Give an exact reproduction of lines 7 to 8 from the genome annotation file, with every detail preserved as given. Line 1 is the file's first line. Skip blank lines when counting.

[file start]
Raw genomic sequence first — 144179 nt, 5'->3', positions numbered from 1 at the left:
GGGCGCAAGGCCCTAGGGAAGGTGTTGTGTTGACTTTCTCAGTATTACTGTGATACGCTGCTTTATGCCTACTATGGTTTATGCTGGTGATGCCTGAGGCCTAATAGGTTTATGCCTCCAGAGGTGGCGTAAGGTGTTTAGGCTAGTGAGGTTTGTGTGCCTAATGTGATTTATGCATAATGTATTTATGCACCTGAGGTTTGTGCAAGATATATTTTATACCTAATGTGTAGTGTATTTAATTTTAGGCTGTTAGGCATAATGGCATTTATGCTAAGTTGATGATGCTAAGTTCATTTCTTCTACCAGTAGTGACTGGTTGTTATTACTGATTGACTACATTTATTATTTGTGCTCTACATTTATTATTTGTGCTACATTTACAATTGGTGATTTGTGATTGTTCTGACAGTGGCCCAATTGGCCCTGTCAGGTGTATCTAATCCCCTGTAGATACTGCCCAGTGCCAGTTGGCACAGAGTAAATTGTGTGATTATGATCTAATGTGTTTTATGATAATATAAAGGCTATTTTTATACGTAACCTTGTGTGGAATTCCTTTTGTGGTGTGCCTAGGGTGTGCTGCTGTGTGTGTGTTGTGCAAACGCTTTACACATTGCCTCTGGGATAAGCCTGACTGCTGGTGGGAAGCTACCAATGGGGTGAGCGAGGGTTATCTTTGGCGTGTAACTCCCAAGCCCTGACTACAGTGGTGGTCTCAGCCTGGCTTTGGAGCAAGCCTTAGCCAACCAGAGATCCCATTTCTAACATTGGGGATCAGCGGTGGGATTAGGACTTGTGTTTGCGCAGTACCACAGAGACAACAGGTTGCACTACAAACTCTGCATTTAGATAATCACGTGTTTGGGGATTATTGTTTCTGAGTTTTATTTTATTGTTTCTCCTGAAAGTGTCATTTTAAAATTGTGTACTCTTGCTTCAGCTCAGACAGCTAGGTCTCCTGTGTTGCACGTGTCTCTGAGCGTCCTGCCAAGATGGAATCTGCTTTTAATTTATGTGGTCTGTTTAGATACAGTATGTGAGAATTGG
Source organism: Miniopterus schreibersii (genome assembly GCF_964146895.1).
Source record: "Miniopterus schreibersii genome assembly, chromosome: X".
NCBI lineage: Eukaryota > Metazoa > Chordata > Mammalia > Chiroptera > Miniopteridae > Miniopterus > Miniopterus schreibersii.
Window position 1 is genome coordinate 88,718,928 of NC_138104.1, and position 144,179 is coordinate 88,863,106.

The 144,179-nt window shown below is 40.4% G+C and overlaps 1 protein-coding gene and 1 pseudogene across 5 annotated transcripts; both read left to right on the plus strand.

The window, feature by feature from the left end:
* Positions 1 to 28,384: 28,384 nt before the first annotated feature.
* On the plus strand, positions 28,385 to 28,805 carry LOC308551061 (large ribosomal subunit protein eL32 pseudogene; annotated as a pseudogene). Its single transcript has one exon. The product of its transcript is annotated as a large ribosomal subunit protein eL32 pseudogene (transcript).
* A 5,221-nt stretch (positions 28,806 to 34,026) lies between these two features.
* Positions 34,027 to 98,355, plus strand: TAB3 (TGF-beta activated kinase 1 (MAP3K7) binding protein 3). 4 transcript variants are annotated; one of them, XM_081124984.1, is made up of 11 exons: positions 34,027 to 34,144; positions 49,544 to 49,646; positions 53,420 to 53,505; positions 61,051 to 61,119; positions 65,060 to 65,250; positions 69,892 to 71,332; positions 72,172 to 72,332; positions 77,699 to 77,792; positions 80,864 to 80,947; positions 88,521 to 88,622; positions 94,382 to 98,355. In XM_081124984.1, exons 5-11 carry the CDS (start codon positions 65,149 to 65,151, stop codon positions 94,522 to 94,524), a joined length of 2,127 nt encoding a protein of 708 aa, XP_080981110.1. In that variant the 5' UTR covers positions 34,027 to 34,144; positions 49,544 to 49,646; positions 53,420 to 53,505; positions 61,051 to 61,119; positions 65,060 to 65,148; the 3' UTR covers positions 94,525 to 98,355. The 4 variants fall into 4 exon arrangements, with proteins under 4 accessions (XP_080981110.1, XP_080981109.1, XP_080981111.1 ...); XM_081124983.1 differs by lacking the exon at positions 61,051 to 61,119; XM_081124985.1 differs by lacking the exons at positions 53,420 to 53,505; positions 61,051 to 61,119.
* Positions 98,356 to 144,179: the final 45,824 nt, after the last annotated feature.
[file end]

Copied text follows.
The 144,179-nt window shown below is 40.4% G+C and overlaps 1 protein-coding gene and 1 pseudogene across 5 annotated transcripts; both read left to right on the plus strand.

The window, feature by feature from the left end: